BMW has turned to the magic of 3D printing to restore Elvis Presley’s BMW 507 to its former glory after it was found in a state of disrepair in a pumpkin farm.
This is a car that had a rich history even before The King took the wheel. It started life as a race car, which the great Hans Stuck drove on track. It starred at the Frankfurt Motor Show and then went into active service as a media test car. Presley was drafted in to the US military and sent to Germany at the height of his fame, so he could afford the finer things in life.
White car kept getting ‘vandalized’
It was white when Presley took delivery, but he had it repainted red for a very specific reason. Women were constantly writing their phone number on the car in lipstick, so by painting it red he wouldn’t need to polish it all the time.
Life wasn’t so kind to the 507 in its later years. It was traded again and again and even fitted with a Chevy V8, a move that would make today’s classic BMW enthusiasts cry. In perfect, original condition, these highly-prized cars change hands for millions of dollars at the specialist auctions. If Presley’s car had been perfectly maintained, rather than restored, it could have been a record breaker.
It ended up hidden away in a vegetable factory, awaiting restoration. BMW Group Classic rescued the car from purgatory and struck a deal with the owner that it would be perfectly restored. 3D printing was an integral part of the process.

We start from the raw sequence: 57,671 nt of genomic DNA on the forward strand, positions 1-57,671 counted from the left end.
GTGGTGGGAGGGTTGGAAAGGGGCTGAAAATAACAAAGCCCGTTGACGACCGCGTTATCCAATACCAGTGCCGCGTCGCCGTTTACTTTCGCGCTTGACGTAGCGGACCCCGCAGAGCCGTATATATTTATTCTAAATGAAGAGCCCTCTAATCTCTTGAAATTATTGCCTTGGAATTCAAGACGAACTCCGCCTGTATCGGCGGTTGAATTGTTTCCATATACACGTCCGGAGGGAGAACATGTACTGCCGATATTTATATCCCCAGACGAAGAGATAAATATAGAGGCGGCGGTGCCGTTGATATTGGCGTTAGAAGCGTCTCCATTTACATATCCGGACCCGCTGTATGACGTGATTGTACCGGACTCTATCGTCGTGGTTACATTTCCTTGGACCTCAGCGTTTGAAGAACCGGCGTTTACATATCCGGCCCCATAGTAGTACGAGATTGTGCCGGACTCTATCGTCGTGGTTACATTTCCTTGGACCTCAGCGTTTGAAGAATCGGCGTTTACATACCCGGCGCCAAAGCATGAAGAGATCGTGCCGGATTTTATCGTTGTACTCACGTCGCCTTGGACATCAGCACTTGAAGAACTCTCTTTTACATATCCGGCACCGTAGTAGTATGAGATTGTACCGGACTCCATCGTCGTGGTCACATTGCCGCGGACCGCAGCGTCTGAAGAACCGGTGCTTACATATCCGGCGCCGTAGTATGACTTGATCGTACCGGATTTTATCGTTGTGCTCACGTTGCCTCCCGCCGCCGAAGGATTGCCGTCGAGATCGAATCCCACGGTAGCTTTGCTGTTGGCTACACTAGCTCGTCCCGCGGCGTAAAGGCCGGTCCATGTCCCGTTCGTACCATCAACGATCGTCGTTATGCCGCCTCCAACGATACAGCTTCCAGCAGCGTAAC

Some nights in the museum
Before it went to the BMW Group Classic Workshop, the 507 spent some time in the BMW Museum in Munich with the sign: “Elvis BMW 507: Lost and Found”.
The company stripped the original car back to the bare shell and built the car back up. Original parts for this car are thin on the ground now, though, and BMW had a secret weapon it could call upon.
The company embraced additive manufacturing a long time ago and was recently named as a partner when HP launched its Multi Jet Fusion 3D Printer. So with the help of one of the most advanced 3D printers on the market and a 3D scanner, it could simply scan the original parts from another car and make brand new ones.
This took two years
This two-year project combined this modern approach to restoration with traditional manufacturing and panel beating, as the team could not and would not simply print every part. It hasn’t specified exactly which parts were 3D printed, although the window winders and windscreen wipers did get a mention.
The team at BMW Classic Group took the opportunity to print and manufacture a number of spares for this increasingly rare classic that has become a sporting icon, too.
A recreation rather than a simple restoration
This particular restoration was a pure labor of love for the BMW engineers and with a dilapidated car to start with they didn’t have to consider preserving the original car. So the end result is a visually stunning machine, recreated rather than simply repaired, that looks like it just rolled off the production line.
3D printing played a relatively small part in bringing this historic 507 back from the dead. But now if Elvis Presley really is alive and well in some far flung corner of the world, there’s a good chance his old car is in better condition than he is.